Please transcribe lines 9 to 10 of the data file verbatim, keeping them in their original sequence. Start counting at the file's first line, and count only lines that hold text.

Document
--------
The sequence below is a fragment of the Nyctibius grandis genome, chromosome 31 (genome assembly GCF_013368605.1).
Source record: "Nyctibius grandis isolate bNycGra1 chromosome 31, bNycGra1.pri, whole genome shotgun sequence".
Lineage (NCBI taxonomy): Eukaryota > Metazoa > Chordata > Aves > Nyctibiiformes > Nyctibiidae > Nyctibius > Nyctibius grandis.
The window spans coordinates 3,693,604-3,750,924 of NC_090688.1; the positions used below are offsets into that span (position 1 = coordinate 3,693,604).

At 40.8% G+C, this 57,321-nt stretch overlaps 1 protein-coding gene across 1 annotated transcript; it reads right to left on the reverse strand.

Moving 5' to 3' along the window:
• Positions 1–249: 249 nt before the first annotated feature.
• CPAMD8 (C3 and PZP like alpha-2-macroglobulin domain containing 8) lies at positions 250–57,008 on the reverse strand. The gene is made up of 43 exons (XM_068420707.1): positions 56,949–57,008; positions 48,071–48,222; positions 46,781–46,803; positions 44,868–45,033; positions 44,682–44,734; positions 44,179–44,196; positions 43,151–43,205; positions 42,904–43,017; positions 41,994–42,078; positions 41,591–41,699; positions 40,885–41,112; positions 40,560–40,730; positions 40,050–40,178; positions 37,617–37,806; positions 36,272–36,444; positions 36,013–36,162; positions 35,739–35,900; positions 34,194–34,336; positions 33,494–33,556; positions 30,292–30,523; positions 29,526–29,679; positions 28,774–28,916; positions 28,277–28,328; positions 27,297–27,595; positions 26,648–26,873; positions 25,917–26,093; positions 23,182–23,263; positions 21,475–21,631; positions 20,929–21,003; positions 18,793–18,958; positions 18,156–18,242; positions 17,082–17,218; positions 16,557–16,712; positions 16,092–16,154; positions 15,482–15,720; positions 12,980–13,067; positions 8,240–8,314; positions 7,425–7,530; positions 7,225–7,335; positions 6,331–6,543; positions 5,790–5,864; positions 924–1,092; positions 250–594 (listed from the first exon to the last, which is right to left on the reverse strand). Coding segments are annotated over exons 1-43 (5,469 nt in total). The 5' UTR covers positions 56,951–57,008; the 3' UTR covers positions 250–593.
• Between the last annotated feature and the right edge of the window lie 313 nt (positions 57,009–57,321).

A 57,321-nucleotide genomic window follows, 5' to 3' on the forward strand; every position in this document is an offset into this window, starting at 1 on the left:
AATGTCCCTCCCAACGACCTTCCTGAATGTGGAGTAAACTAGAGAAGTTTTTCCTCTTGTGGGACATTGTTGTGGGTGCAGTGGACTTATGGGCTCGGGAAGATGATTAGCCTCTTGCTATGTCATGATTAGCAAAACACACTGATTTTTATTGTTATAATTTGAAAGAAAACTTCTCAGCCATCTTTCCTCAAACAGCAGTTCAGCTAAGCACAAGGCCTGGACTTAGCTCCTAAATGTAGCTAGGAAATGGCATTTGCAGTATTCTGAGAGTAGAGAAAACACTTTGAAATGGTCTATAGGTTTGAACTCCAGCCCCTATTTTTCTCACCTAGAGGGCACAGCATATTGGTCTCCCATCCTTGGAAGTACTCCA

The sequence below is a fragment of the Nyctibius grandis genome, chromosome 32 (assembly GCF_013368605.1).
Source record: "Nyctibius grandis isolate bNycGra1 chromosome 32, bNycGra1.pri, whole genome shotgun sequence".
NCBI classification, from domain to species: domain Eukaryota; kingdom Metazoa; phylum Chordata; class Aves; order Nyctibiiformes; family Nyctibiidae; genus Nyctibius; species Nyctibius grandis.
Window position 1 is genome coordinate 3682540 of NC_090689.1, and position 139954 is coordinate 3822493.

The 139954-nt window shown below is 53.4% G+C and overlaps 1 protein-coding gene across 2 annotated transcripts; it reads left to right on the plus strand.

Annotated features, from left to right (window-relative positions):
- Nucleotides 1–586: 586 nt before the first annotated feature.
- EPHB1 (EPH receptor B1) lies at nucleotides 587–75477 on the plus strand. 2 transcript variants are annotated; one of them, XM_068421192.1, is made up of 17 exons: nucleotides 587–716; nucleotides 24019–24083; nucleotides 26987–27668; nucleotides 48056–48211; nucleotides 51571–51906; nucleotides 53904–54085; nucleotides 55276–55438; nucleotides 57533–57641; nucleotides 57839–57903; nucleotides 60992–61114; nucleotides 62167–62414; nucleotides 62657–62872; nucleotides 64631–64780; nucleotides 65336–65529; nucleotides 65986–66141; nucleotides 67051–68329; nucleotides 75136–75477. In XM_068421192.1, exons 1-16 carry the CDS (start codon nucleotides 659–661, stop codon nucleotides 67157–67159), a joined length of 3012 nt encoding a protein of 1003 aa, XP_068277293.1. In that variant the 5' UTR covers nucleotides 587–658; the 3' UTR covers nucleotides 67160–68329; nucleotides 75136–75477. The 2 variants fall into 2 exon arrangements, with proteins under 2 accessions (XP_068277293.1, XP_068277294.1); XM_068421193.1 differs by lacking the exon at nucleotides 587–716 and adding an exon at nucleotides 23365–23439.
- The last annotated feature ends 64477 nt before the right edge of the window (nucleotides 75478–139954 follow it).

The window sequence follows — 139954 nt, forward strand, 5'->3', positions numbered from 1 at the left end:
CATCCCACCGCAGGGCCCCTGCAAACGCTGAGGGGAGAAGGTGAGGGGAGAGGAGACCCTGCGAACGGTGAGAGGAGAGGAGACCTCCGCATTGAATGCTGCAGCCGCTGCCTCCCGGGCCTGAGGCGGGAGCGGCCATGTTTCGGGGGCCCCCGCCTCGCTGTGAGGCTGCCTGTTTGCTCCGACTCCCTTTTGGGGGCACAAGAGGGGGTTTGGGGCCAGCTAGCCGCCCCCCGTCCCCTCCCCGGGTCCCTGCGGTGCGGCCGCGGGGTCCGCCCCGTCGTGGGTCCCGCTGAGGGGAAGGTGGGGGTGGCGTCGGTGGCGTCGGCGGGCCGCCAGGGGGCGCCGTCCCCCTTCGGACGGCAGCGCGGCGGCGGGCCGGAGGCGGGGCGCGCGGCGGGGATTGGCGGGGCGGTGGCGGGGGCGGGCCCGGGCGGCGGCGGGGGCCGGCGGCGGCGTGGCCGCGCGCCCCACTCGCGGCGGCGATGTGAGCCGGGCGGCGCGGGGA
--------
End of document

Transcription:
• Between the last annotated feature and the right edge of the window lie 313 nt (positions 57,009–57,321).

A 57,321-nucleotide genomic window follows, 5' to 3' on the forward strand; every position in this document is an offset into this window, starting at 1 on the left: